Effectiveness Study of Atropine for Progressive Myopia in Europeans

JR Polling; RGW Kok; JWL Tideman; B Meskat; CCW Klaver


Eye. 2016;30(7):998-1004. 

In This Article

Abstract and Introduction


Purpose Randomized controlled trials have shown the efficacy of atropine for progressive myopia, and this treatment has become the preferred pattern for this condition in Taiwan. This study explores the effectiveness of atropine 0.5% treatment for progressive high myopia and adherence to therapy in a non-Asian country.

Methods An effectiveness study was performed in Rotterdam, the Netherlands. Overall 77 children (mean age 10.3 years±2.3), of European (n=53), Asian (n=18), and African (n=6) descent with progressive myopia were prescribed atropine 0.5% eye drops daily. Both parents and children filled in a questionnaire regarding adverse events and adherence to therapy. A standardized eye examination including cycloplegic refraction and axial length was performed at baseline and 1, 4, and 12 months after initiation of therapy.

Results Mean spherical equivalent at baseline was −6.6D (±3.3). The majority (60/77, 78%) of children adhered to atropine treatment for 12 months; 11 of the 17 children who discontinued therapy did so within 1 month after the start of therapy. The most prominent reported adverse events were photophobia (72%), followed by reading problems (38%), and headaches (22%). The progression rate of spherical equivalent before treatment (−1.0D/year±0.7) diminished substantially during treatment (−0.1D/year±0.7) compared to those who ceased therapy (−0.5D/year±0.6; P=0.03).

Conclusions Despite the relatively high occurrence of adverse events, our study shows that atropine can be an effective and sustainable treatment for progressive high myopia in Europeans.


Worldwide, the prevalence of myopia has been rising dramatically, and it is estimated that 2.5 billion people will be affected by myopia by 2020.[1] South-East Asia is now facing a myopia frequency up to 95.5% in young academics,[2,3] but a rising trend has also been observed in recent European studies.[4] The high rise also includes the prevalence of high myopia (<−6D; axial length ≥26 mm), which in particular is associated with severe complications, such as myopic macular degeneration, retinal detachment, and glaucoma.[2] The absolute risk of severe visual impairment is 30% in individuals with axial length of 26 mm, and increases up to 95% in those with an axial length of 30 mm or more.[5,6]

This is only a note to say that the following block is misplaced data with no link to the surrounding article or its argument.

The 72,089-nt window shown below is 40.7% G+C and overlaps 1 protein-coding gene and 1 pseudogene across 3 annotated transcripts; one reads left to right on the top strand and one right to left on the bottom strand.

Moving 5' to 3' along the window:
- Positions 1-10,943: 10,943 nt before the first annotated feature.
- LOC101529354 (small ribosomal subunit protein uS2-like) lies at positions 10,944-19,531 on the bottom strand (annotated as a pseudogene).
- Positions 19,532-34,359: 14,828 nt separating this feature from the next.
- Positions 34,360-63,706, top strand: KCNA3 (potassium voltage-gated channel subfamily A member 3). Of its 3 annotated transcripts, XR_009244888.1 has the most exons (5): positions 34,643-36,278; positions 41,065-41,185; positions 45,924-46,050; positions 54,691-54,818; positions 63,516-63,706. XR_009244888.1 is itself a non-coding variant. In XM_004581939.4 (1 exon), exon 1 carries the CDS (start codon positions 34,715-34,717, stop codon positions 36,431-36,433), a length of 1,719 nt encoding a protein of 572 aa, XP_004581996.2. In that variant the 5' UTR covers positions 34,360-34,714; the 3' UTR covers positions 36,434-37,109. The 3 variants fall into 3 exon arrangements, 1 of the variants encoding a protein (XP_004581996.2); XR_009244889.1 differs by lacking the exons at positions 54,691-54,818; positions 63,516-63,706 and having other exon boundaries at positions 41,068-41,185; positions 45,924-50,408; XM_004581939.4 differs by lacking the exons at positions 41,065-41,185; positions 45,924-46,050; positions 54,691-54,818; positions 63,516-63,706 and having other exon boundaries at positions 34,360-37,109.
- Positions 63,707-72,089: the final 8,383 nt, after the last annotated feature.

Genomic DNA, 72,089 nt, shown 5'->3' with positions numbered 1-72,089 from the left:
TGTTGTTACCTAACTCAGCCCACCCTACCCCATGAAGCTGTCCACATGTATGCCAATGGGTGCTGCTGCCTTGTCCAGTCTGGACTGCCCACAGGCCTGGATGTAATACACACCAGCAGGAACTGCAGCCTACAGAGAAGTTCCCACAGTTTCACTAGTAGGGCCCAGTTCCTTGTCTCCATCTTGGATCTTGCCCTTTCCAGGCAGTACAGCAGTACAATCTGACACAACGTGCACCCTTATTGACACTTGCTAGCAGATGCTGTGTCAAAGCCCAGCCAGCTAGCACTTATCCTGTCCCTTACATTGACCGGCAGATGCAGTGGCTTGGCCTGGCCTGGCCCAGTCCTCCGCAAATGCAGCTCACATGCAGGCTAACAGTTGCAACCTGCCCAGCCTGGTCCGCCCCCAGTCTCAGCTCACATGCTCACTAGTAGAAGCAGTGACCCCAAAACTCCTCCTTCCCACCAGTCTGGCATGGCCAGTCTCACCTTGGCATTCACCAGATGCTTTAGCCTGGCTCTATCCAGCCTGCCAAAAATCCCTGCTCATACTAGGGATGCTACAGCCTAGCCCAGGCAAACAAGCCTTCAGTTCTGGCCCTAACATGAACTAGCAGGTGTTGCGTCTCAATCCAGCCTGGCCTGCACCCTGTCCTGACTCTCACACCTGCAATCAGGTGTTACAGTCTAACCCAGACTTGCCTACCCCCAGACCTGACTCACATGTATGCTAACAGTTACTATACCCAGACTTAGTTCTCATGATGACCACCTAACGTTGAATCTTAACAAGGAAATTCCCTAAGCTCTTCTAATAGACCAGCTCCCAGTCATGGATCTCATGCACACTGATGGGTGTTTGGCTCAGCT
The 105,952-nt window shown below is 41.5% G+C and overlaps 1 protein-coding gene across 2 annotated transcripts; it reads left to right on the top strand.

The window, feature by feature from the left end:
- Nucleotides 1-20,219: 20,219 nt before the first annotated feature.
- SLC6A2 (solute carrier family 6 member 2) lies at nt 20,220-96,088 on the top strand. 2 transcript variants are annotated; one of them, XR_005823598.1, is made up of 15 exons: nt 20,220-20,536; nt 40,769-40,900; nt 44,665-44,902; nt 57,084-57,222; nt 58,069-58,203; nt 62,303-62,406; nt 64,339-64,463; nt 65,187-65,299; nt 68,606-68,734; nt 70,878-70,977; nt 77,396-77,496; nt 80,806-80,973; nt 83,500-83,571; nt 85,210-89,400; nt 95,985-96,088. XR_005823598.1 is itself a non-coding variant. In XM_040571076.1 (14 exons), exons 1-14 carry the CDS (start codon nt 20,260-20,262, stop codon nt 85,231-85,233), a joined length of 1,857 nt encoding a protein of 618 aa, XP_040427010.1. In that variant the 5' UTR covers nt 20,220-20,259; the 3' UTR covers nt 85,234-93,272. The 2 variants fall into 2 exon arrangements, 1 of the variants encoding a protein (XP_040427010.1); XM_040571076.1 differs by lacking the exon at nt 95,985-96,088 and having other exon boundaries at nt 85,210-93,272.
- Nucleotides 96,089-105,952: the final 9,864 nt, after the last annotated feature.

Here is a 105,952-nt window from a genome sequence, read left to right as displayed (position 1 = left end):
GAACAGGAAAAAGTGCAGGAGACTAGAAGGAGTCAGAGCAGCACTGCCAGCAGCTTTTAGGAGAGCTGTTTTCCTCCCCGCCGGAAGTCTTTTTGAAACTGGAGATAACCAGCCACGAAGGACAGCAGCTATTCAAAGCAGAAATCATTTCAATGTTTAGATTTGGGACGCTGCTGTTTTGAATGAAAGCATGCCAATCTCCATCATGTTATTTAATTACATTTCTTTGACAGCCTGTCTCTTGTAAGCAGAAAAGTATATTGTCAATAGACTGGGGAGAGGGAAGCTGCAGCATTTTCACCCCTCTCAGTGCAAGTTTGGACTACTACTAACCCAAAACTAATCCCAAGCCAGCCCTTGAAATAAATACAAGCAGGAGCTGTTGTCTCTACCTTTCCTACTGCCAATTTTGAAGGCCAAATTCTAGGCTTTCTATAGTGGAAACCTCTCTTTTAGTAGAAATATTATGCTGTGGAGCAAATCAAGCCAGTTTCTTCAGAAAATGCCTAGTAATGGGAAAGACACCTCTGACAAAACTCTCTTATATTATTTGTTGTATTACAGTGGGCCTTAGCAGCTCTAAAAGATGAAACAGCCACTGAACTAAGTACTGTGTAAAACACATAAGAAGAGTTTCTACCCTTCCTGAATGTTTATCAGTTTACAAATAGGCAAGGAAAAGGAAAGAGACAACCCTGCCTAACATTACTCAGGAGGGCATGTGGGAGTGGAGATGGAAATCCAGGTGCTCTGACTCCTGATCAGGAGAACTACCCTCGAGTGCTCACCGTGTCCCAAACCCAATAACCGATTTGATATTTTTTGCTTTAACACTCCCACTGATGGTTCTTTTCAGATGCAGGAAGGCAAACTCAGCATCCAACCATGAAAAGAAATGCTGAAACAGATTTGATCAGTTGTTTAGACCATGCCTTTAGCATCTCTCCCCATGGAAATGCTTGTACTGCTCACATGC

These dramatic figures create the need for effective counteractions. Current treatment options for progressive myopia can be categorized in conservative and pharmacological interventions.[7] The effects of the conservative regimens, except for the orthokeratology, are relatively small.[8] Pharmacological intervention has a much higher efficacy, in particular treatment with topically applied atropine eye drops.[9]

Atropine, a non-selective muscarinic receptor antagonist (M-antagonist), is the most studied pharmacological agent for the intervention of progressive myopia.[10] In animals, topical atropine showed an inhibitory effect on lens-induced and -deprived myopia.[11] In humans, the use of atropine to reduce myopic progression was published decades ago,[12] but it was not until the ATOM study performed their large randomized clinical trial in 400 children of Asian ethnicity that atropine was acknowledged as an effective treatment for myopia progression.[10] This 2-year study found 75% reduction of myopic progression with atropine 1%, and did not report serious side effects. A systematic Cochrane review on atropine studies reported that myopia progression can be reduced by 0.80–1.0D after a year of treatment of atropine 0.5 and 1%, respectively.[7]

Atropine is the preferred practice pattern for progressive myopia in Taiwan.[13] As early as the year 2000, the Ophthalmological Society of Taiwan advised to use atropine to slow down myopia progression.[13] This treatment is prescribed to nearly 50% of Taiwanese children with progressive myopia.[13] Although topical use of atropine is known to cause photophobia and accommodation lag, these adverse events do not appear to hamper its implementation in Taiwanese children. By contrast, the lighter iris color in Europeans is generally considered as a barrier for its use in the Western world.[14] Moreover, some studies have suggested that atropine is less effective in persons of non-Asian descent.[15]

The aim of this study was to investigate the effect of atropine for progressive myopia under 'real-world' conditions in a non-Asian country. We compared rates of myopia progression in consecutive children before and after therapy, assessed common complaints, evaluated reasons for discontinuation, and developed practice guidelines.